Posted by: Lisa Hill | January 8, 2017

The Whole Day Through, by Patrick Gale, read by Sandra Duncan and Ed Stoppard

the-whole-day-through

I rather like the British novelist Patrick Gale: I like the way he thinks ‘outside the box’.

The Whole Day Through is, at first glance, about a relationship of missed opportunities and the obstacles imposed by family obligations.

Forty-something Laura isn’t very good at relationships but she’s been reasonably contented living in Paris (and who wouldn’t be, eh?) but she’s had to come back to Winchester to look after her elderly mother after she started having falls.  And Ben, an old friend from Oxford with whom she had a very brief relationship, has had to move from London after his mother dies, to take on the care of his adult brother Bobby who has a mild form of Down’s Syndrome.

What complicates things even more for Laura is that her mother is a naturist, that is, she gets about at home without any clothes on.  Professor Jellicoe is a former academic, once influential in Ben’s career, and she still has all her marbles.  Although she knows that professional care is probably inevitable, she wants to enjoy the freedom to do her own thing as long as possible, and that constrains the choices that Laura has.

Ben, on the other hand, has an estranged wife called Chloe who is still fond of him, and as an HIV consultant in a local clinic, he knows just what Bobby is risking when he starts exploring his gay sexuality.   So yes, it’s complicated, even though Laura and Ben are both quite sure that they were made for each other.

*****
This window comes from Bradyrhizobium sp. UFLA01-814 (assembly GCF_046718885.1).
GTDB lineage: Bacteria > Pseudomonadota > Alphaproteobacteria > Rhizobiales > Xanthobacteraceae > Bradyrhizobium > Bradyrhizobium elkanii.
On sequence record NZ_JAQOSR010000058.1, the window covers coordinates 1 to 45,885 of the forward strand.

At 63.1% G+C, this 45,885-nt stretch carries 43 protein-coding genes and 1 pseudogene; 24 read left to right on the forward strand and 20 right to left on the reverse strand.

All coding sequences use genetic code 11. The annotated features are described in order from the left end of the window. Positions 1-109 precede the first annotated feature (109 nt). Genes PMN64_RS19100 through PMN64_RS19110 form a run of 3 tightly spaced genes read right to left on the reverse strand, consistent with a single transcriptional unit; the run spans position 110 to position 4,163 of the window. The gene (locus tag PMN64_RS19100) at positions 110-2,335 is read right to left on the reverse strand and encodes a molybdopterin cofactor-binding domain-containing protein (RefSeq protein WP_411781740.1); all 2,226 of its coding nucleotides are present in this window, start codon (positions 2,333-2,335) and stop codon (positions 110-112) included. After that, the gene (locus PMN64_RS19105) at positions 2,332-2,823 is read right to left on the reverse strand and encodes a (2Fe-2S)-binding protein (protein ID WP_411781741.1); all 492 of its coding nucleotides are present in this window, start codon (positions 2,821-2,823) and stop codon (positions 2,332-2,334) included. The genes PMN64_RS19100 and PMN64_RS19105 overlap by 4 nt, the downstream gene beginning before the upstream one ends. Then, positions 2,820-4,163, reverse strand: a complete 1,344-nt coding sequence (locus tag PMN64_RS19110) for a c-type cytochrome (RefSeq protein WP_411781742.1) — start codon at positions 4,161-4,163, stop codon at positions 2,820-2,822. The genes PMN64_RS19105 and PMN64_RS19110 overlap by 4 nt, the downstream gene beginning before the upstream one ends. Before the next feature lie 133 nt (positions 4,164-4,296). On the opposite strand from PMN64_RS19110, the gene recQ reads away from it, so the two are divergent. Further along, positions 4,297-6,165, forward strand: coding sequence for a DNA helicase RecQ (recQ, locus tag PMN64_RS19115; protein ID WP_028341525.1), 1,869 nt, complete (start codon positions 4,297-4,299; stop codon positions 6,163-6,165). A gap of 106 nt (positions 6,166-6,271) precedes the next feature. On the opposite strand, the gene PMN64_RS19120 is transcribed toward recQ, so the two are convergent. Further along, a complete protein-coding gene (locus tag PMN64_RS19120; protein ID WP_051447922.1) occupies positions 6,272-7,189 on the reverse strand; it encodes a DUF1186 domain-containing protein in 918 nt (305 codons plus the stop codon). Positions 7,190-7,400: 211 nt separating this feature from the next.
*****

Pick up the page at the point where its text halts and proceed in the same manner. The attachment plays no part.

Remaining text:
It’s not a long book, only five CDs which makes it under 300 pages in a print edition.  Gale writes empathetically as he alternates between Laura’s and Ben narratives, and the characterisation of Professor Jellicoe and Bobby avoids the sort of stereotyping you might expect.  Will Ben and Laura sort things out?  The ending is not what I expected…

Author: Patrick Gale
Title: The Whole Day Through
Read by Sandra Duncan and Ed Stoppard
Publisher: Recorded Books, LLC, 2010
ISBN: 9781407447247
Source: Kingston Library


Responses

  1. I’ve not read any Patrick Gale but I keep hearing such good things. This does sound really interesting – I must give him a try!

    • I liked A Place Called Winter too:)

  2. Good to know you like him. I have a couple of his books on the shelf I need to get to. Funny about the woman going starkers–that means no padding if you fall.

    • Yes, though (I suppose because I am more lately conscious of issues around old age) it seems more profound than that to me. We none of us like being shoehorned into institutions that redefine us, and the loss of physical and mental independence often means aged care is the only option. So this lady’s quirky habit of a lifetime is a symbol of the individuality that the elderly stand to lose; if she gets her kit off in a ‘home’ it will be interpreted as dementia, and of course she won’t be allowed to do it.


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